The color white is an expansive and practical choice for a small bedroom. It keeps the space from looking too busy or boxed in. Using white or lighter colors combats the absence of large wall space or windows to brighten up the space.
Give a simple four-poster bed a sweet update with girly curtains and bedding. Pink fabrics keep the scheme girly, while the off-white walls mean that it can be updated as the child grows. Opt for a trundle bed for extra space when friends come to stay, and display their favourite toys proudly in a white-painted shelving unit.
I love the calming look of this bedroom and the use of natural textures and images. The bedding colour palette of pale grey and blush pink works beautifully together and helps evoke a peaceful atmosphere. For me, a cosy bedroom incorporates plenty of pillows and cushions on the bed and a throw to add extra warmth, and different textures add interest. The icing on the cake is the stunning forest wall mural. It’s got a magical feel to it and transports you to another place. Even if you’re living in the middle of a city, you’d get that fantastic view when you get out of bed in the morning. Hanging a mirror on the opposite wall would ensure you could see the trees from the bed too! Image credit
No matter what piques your daughter’s interest, she probably needs plenty of storage for her treasures. Take a cue from the kitchen for organization. Kitchen cabinetry works well in girl’s bedroom designs. Here, semicustom cabinets act as a built-in around the bed, and drawers beneath the bed take advantage of untapped storage space.
Many people believe that a small room has to be painted white or a very pale pastel, but in reality, dark colors make the walls visually recede, increasing the perceived size of the space. And if that isn’t reason enough to consider going dark on your walls, then just take a look at the sophistication, serenity, and beauty of the deep purple walls here. Dark gray, navy or indigo blue, or dusky dark green are equally restful and lovely.
Scandinavian style isn’t just whites and woods – quirky prints and playful colour are Nordic hallmarks. (Have you seen Marimekko?). Our top tip? Keep clutter to a minimum and stick to clashing prints in similar colours. Scandi-licious.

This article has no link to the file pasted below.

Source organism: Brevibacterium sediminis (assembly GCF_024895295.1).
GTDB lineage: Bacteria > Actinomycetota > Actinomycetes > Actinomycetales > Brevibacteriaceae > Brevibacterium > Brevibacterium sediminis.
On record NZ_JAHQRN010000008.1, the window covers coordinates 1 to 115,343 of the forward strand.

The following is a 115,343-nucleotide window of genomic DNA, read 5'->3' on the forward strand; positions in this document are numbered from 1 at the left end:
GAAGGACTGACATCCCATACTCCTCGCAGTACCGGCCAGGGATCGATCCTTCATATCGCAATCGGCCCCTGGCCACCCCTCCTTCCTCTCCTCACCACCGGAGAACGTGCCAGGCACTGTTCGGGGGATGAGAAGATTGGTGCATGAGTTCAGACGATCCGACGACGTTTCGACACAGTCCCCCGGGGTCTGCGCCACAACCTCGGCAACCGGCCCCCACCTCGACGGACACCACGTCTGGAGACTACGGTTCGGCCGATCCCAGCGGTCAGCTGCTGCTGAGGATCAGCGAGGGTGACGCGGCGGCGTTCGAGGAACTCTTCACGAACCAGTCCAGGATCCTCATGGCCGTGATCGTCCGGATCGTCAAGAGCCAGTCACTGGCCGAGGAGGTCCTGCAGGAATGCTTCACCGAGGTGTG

When it comes to children’s decor, my eye is always drawn to white, airy rooms with playful details to add warmth and colour. Jenson’s gender neutral nursery is a perfect example of this, with his sweet ladybug bedding and special wooden toys out on display. There’s space to let him play unrestricted, with stylish storage boxes to tidy away any clutter afterwards. It’s also a room that can easily grow with him for years to come. Whilst monochrome is the trend of the moment, it can be surprisingly tricky to get right. The key is to find a balance and you can do this by adding in more soft tones and textures such as wooden accents, a fun wallpaper or contrasting prints. Not only does it make the space more interesting, but it doesn’t restrict you to one overly coordinated look. Have fun with styling and sourcing your key pieces and it will shine through in your child’s room! Image Credit: Holly Nicholls from Jenson & Beau
Love Scandinavian style? The combination of crisp whites and cheery colours lends itself well to a kids’ room. Start with white-washed floors and furnishings, then add bright pops of colour with cushions and bedding. Don’t forget quirky-yet-fun accents, like this hanging bird mobile.